After Cersei gives herself a little toast, we see that she’s somehow also managed to take Septa Unella captive. Cersei decides to turn the tables, prodding the Septa to confess her sins and, in the process, reveals how many of her own sins she’s committed because they feel good. As she leaves FrankenMountain with the Septa, Cersei chants, “Shame. Shame. Shame.”
Meanwhile, Tommen is still in his chambers trying to process what just happened: a good portion of his city is flaming rubble; his wife, his Small Council, and the High Sparrow are all dead. And he knows that his mother is responsible. He removes his crown, returns to the window, and just walks right out of it.
Next, we head to the Riverlands, where Walder Frey is toasting the success of his alliance with the Lannisters and the recapture of River Run. Jaime looks like he is approximately one thousand percent over the Freys. Same, Jaime. Same. After Jaime gets Bronn out of his hair by preemptively playing wingman, Walder Frey comes and sits next to Jaime, continuing to pontificate about how great their houses are, how victorious he’s been, how similar they are. Jaime promptly dresses him down.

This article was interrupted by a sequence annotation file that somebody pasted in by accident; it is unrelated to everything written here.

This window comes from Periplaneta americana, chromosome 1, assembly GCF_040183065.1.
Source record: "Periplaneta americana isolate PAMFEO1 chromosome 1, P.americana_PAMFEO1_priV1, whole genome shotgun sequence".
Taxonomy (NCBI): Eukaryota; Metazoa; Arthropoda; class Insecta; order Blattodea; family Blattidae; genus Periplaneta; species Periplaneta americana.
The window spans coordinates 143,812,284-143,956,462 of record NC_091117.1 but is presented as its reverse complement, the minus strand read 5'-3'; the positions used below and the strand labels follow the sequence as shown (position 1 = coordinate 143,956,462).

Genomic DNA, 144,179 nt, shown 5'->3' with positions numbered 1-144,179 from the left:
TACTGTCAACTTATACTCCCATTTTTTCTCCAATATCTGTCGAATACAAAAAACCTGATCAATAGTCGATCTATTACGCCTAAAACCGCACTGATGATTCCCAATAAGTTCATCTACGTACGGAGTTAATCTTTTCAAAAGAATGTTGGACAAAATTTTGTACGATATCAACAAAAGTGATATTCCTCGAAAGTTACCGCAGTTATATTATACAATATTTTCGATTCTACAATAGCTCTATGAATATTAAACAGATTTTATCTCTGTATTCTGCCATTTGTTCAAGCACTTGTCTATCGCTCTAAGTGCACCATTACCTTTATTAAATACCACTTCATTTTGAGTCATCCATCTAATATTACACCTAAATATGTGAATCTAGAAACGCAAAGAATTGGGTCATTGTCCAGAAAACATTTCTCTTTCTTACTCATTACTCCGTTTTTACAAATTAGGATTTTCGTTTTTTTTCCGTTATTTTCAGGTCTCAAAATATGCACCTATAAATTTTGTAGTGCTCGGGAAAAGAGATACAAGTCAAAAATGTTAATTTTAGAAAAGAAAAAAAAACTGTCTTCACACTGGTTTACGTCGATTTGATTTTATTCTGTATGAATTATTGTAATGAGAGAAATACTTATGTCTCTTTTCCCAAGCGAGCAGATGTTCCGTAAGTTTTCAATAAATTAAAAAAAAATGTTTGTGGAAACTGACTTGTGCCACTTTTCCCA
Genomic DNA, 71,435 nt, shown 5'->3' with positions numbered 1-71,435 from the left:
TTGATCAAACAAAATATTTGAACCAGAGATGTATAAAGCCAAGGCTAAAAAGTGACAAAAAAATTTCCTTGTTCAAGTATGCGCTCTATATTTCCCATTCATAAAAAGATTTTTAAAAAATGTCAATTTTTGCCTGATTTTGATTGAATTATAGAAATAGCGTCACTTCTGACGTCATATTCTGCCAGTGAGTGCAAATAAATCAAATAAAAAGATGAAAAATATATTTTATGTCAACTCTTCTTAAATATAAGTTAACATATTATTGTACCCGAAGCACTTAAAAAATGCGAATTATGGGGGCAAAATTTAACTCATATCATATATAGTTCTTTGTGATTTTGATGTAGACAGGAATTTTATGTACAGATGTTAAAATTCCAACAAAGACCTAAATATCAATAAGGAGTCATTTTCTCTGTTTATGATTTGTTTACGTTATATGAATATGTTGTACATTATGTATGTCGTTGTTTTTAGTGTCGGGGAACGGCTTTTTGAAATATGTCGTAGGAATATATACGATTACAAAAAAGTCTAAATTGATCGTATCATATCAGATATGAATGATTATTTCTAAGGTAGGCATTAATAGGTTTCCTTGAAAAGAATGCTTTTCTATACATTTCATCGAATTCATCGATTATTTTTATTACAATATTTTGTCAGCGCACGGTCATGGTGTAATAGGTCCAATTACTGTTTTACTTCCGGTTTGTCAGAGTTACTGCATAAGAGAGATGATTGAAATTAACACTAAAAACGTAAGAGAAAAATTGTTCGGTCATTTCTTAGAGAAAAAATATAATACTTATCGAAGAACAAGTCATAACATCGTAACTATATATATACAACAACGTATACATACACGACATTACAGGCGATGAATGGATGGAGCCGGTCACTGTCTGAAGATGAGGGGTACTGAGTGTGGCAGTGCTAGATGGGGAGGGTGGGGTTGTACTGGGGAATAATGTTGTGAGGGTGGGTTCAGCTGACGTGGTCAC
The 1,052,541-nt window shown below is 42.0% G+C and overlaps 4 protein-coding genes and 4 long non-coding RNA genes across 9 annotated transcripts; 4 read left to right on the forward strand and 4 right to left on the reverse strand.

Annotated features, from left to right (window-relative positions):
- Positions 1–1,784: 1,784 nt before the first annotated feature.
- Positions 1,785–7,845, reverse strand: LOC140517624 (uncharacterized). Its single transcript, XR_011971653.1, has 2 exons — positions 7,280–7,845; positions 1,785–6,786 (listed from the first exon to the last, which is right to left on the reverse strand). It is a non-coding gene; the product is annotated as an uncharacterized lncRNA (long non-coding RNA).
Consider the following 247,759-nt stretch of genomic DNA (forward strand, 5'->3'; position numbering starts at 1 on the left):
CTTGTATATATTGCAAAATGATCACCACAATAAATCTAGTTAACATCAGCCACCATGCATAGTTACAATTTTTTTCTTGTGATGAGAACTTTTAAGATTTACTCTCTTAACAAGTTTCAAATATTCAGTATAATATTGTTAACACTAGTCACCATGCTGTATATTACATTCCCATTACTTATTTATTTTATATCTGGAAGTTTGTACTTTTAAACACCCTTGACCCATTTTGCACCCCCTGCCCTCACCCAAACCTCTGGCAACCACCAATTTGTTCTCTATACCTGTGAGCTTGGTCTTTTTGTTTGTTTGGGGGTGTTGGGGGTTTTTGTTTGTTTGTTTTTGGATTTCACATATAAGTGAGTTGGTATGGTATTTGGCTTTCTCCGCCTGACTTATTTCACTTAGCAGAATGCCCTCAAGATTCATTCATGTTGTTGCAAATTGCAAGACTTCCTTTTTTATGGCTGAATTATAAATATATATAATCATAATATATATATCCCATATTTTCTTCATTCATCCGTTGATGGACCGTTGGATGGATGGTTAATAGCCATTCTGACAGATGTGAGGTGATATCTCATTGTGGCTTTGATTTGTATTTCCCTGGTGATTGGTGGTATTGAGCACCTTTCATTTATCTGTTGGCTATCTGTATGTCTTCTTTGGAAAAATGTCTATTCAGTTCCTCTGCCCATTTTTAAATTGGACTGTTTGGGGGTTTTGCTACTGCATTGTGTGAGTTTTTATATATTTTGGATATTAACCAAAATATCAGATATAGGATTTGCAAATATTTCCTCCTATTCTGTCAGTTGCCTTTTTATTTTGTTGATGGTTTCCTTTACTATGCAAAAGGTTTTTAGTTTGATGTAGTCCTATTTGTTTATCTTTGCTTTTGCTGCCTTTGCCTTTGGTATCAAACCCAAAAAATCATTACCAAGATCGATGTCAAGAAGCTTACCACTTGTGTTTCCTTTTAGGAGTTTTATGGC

In the Reach, Sam, Gilly, and baby Sam have finally made it to Old Town. Sam tries to explain why he’s at the Citadel to a hateful maester that could probably go toe to toe with Lady Olenna and Varys in a shade throwing competition. Finally relenting, Maester Rude Dude tells Sam that the Arch Maester will discuss the irregularities of the situation with him and that, while he waits for the Arch Maester, Sam is welcome to use the library. Sam is escorted to the library and is awestruck—like a kids first glimpse at the Cinderella’s Castle at DisneyWorld. I understand, Sam. That library also speaks to me on a spiritual level.
Up at Winterfell, Jon and Melisandre are having a nice little chat when Davos interrupts, tossing the remnants of Princess Shireen’s carved stag at Melisandre. He demands that Melisandre tell Jon what she did to the princess and, when she does, requests that he be allowed to execute her for murder. After she tries to explain herself, Jon decides, instead to exile her: she must head south and never return, on pain of death.